Pediatric cancer is one of those dreadful illnesses that you just cringe even hearing the words as no child should have to live in and out of the hospital system. It doesn’t end with the countless trips back and forth being administered chemotherapies or radiation either, as millions of young patients are developing another side effect from living as a cancer warrior in the form of depression and various mental health challenges later in life.
Think about what it does to the body alone just going through the motions of cancer. Now think about what missing out on simply being a kid for months or years, not being able to attend traditional schooling, or precipitate in sports could do to the mind. It’s not remotely surprising to see more and more patients reporting the need for treatment of mental health needs thereafter.
Research reported on Healthday recently that those little ones that developed chronic health ailments following cancer treatment were more prone to also developing further behavioral conditions as well. Those specifically that were cared for neuroblastoma went on to develop changes that often required the need for special education services in high school, or in college.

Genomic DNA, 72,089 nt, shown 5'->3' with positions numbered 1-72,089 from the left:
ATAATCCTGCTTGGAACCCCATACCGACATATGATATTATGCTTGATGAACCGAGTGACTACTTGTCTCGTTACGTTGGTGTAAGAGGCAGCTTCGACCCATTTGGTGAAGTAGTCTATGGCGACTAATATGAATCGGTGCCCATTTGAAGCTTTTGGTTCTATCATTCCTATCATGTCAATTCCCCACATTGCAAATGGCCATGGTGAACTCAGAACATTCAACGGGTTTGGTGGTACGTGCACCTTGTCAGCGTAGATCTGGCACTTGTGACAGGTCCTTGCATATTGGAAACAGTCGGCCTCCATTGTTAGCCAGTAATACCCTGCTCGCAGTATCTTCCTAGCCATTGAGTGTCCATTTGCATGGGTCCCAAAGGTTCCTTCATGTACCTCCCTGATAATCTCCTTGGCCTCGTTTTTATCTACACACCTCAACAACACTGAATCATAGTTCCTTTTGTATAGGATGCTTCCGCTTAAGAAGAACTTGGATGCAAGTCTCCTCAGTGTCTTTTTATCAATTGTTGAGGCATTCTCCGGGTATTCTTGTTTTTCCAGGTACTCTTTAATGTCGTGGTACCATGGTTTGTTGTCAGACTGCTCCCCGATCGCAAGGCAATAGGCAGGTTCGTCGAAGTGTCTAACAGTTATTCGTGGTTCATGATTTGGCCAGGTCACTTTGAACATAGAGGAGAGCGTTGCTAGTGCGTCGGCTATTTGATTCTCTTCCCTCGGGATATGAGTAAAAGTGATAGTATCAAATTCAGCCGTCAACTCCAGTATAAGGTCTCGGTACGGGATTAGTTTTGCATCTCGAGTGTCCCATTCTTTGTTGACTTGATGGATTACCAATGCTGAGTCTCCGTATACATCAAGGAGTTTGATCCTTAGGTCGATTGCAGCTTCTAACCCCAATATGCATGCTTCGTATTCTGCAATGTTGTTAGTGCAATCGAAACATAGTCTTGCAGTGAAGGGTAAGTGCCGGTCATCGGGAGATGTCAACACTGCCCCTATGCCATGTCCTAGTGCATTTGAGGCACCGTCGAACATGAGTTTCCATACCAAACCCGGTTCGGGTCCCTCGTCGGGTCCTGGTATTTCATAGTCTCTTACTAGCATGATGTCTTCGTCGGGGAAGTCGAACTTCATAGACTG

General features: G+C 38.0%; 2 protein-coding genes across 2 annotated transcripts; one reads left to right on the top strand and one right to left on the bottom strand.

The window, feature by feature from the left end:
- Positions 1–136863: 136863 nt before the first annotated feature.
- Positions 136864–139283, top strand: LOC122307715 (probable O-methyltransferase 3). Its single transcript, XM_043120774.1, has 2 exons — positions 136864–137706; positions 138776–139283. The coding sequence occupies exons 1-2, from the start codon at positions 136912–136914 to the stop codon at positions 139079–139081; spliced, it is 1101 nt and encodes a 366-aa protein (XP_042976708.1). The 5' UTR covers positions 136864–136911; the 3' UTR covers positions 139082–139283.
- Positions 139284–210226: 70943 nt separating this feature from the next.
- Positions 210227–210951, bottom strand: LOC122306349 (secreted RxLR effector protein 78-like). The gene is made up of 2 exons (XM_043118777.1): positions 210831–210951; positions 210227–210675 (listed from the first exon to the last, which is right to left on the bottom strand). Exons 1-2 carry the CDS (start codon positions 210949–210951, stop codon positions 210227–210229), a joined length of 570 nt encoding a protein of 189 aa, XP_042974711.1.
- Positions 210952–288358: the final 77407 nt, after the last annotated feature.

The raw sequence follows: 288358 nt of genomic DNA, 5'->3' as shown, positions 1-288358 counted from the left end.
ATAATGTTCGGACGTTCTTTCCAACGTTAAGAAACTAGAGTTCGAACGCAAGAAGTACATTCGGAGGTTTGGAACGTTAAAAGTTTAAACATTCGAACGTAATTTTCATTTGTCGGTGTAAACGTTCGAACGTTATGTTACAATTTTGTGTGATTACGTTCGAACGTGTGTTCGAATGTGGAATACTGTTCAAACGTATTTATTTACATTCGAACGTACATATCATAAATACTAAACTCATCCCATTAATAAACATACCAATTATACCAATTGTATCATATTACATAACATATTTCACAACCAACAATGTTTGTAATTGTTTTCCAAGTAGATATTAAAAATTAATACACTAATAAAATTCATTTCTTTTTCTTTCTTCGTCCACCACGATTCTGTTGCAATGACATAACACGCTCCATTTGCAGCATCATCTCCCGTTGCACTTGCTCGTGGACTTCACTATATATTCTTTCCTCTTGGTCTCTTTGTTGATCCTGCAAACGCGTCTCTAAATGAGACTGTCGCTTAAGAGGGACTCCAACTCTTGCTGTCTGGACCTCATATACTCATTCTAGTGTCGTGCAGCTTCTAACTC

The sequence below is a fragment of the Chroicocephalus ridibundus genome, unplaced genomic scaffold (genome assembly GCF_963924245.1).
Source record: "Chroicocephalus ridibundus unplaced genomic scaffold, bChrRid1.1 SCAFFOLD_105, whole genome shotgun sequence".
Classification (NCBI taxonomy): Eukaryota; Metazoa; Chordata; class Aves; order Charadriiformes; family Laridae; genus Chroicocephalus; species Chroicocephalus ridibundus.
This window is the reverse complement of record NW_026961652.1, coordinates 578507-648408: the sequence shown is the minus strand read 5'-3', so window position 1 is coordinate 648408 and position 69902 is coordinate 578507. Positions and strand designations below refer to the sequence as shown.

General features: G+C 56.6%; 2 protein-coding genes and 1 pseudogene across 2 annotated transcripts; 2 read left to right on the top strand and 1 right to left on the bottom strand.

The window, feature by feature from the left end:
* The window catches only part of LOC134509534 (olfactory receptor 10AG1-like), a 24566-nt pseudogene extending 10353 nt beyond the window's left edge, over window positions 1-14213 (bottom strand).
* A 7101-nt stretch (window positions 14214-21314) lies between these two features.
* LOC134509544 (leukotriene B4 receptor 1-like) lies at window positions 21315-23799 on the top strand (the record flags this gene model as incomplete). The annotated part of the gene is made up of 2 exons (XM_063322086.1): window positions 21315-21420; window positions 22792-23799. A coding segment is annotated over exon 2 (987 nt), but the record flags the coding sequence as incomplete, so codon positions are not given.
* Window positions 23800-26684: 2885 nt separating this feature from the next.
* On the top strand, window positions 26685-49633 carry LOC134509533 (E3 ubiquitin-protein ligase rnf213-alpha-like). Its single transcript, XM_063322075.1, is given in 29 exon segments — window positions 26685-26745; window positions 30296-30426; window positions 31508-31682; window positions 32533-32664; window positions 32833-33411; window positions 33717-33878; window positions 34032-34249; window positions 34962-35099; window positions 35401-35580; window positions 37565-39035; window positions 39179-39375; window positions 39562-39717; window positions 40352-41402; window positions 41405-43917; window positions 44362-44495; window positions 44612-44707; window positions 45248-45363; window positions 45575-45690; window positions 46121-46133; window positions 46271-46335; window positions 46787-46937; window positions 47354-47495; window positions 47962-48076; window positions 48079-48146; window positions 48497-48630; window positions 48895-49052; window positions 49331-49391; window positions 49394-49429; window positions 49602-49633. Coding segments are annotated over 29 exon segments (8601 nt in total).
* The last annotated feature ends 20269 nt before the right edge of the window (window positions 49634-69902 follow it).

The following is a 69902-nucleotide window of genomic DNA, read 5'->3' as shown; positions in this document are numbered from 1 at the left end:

Also, there is definitely cause for concern for those who are between the ages of 12-16 receiving cancer treatments that they are more susceptible to struggling with depression. Handling hair loss for instance along with all of the other physical changes the body has to endure during the big fight can be daunting for kids. It’s a lot to deal with for an adult much less a child coping with the endless staring while out in public, or just feeling like a very different version of what you once were. If you suspect that your child is starting to show signs of emotional challenges or anything mental health related, please have them seen by a specialist to get them any additional help they may need. Cancer is exhausting as it is, so helping your child survive the many hurdles can bring a lot less stress for all involved.